Intel’s Nehalem architecture was actually the Core i7-965 Extreme Edition (see photo) released at the end of 2008 but the bulk shipments were in 2009 hence our choice of the best architecture in 2009. It is the basis for the latest incarnation of Xeon, i5 and i7 processors in 2010 bringing many performance enhancements such as Turbo Boost and QuickPath. This is an overview of the architecture and new features in Nehalem.
QuickPath Interconnect (QPI) is one of the more significant improvements for the server side and the high end workstation end. It is comparable to AMD’s use of Hypertransport in its Athlon and Opteron processors. QuickPath is a high speed link between processors that now incorporate memory controllers. It allows multichip systems to share memory using NUMA (non-uniform memory architecture). It was first delivered as part of the 2008 announcement with the X58 chipset found in motherboards like Gigabyte’s GA-X58A-UD7.
QPI is a point-to-point system similar to PCI Express. QPI has 20 full duplex lanes. These deliver a bandwidth of 26.5 Gbytes/s. QPI is only found on high end Core i7 and Xeon processors. It is no needed on lower end Core i3, i5 and i7-8xx processors that do not need this type of chip-to-chip interconnect.
Turbo Boost is one feature that all the entire Nehalem family has. It essentially over clocking that allows cores to run faster than their normal speed providing more performance. This can be done for all cores in a multicore chip providing an overall performance boost at the cost of higher power utilization. Essentially Turbo Boost allows the system to specify limits on the number of processors, current and power consumption and temperature.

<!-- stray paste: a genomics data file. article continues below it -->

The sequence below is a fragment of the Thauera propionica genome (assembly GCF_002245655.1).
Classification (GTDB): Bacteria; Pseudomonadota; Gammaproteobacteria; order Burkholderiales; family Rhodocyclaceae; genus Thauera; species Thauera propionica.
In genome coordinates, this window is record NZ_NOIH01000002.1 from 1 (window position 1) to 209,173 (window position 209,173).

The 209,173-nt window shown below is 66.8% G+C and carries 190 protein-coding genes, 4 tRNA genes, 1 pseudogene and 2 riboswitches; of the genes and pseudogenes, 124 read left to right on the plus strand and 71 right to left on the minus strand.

These days power can equate to runtime, or that lack thereof in a battery driven environment, so pushing the limits is not always desirable. Turbo Boost provides these features within the power and thermal limits of the chip. It can also apply to a subset of the cores where the other cores are powered down and the remaining cores are clocked at even a higher speed than all the cores using Turbo Boost. Powered down cores use almost no power allowing idle power to slip under 10W.
In theory, the overall performance efficiency is improved using Turbo Boost. This feature tends to be handled by the operating system making transparent to the user and applications. A number of new core states have been created to handle this feature.
Large L3 caches are especially important on server platforms and very useful on other platforms as well. Servers often have 8 Mbytes of L3 cache. Intel’s SmartCache technology reduces memory traffic between core. This is very useful in multichip environments where QPI is used. SmartCache allows a cache miss in shared L3 to guarantee that the data is not local eliminating unnecessary snooping to locate the data thereby improving performance. Nehalem also adds a second translation lookaside buffer (TLB) to boost performance.
Many of the other new features in Nehalem are not highlighted as much but they remain very useful. Hyperthreading was available before Nehalem but it has been enhanced with an improved ability to run out-of-order by increasing the out-of-order window size. Intel has also reduced the number of stalls in the execution queue. Synchronization primitives, critical to multithreading scheduling, have been improved as well. Likewise branch prediction performance has been improved by lowering the penalty for a wrong prediction.
Intel’s Virtualization Architecture (VT-x) provide has been expanded to allow a guest OS more direct access to the hardware and reducing virtual machine monitor (VMM) overhead. Intel VT-x includes Intel Virtualization Technology FlexMigration and Intel Virtualization Technology FlexPriority in addition to Virtualization Technology for Directed I/O (VT-d) and Virtualization for Connectivity (VT-c).
VT-d allows guests direct access I/O and works with all the Nehalem chips. VT-c works in conjunction with PCI Express adapters that know about virtualizaton. This allows a single physical adapter to appear as multiple logical adapters with one being allocated to each guest that in turn has direct access to the logical device without the need to interact with the VMM for transfers.
Nehalem has proven to be an excellent base for 2009 and it is what the new 2010 Core i3, i5, i7 and Xeons are being built on.